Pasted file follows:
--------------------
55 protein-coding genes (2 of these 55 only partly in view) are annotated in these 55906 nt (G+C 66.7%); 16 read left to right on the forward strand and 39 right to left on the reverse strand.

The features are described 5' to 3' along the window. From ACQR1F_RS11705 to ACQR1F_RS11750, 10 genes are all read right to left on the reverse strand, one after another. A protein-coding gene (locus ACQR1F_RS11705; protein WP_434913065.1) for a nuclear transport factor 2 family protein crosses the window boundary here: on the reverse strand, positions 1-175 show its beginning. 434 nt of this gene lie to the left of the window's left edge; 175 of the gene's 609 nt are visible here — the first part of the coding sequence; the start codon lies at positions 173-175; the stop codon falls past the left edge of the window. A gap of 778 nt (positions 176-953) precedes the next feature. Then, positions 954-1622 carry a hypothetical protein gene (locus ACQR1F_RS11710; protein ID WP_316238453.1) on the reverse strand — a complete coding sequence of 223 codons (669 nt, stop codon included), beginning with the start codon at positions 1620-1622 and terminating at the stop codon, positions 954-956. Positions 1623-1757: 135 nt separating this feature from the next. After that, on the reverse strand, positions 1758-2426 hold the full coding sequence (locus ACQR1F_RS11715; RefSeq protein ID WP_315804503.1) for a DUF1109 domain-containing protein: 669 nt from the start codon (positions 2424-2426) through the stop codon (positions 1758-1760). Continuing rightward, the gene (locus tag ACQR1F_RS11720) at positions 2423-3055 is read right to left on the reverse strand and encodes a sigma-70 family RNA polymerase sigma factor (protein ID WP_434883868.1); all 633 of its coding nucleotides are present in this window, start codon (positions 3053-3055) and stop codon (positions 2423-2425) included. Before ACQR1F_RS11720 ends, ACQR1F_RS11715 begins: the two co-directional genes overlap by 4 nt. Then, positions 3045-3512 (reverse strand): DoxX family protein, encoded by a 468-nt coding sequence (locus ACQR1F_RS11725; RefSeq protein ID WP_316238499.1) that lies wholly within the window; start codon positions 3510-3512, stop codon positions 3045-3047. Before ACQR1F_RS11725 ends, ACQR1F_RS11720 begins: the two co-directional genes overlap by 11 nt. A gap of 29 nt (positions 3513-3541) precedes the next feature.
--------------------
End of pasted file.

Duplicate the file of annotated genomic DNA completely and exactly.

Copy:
55 protein-coding genes (2 of these 55 only partly in view) are annotated in these 55906 nt (G+C 66.7%); 16 read left to right on the forward strand and 39 right to left on the reverse strand.

The features are described 5' to 3' along the window. From ACQR1F_RS11705 to ACQR1F_RS11750, 10 genes are all read right to left on the reverse strand, one after another. A protein-coding gene (locus ACQR1F_RS11705; protein WP_434913065.1) for a nuclear transport factor 2 family protein crosses the window boundary here: on the reverse strand, positions 1-175 show its beginning. 434 nt of this gene lie to the left of the window's left edge; 175 of the gene's 609 nt are visible here — the first part of the coding sequence; the start codon lies at positions 173-175; the stop codon falls past the left edge of the window. A gap of 778 nt (positions 176-953) precedes the next feature. Then, positions 954-1622 carry a hypothetical protein gene (locus ACQR1F_RS11710; protein ID WP_316238453.1) on the reverse strand — a complete coding sequence of 223 codons (669 nt, stop codon included), beginning with the start codon at positions 1620-1622 and terminating at the stop codon, positions 954-956. Positions 1623-1757: 135 nt separating this feature from the next. After that, on the reverse strand, positions 1758-2426 hold the full coding sequence (locus ACQR1F_RS11715; RefSeq protein ID WP_315804503.1) for a DUF1109 domain-containing protein: 669 nt from the start codon (positions 2424-2426) through the stop codon (positions 1758-1760). Continuing rightward, the gene (locus tag ACQR1F_RS11720) at positions 2423-3055 is read right to left on the reverse strand and encodes a sigma-70 family RNA polymerase sigma factor (protein ID WP_434883868.1); all 633 of its coding nucleotides are present in this window, start codon (positions 3053-3055) and stop codon (positions 2423-2425) included. Before ACQR1F_RS11720 ends, ACQR1F_RS11715 begins: the two co-directional genes overlap by 4 nt. Then, positions 3045-3512 (reverse strand): DoxX family protein, encoded by a 468-nt coding sequence (locus ACQR1F_RS11725; RefSeq protein ID WP_316238499.1) that lies wholly within the window; start codon positions 3510-3512, stop codon positions 3045-3047. Before ACQR1F_RS11725 ends, ACQR1F_RS11720 begins: the two co-directional genes overlap by 11 nt. A gap of 29 nt (positions 3513-3541) precedes the next feature.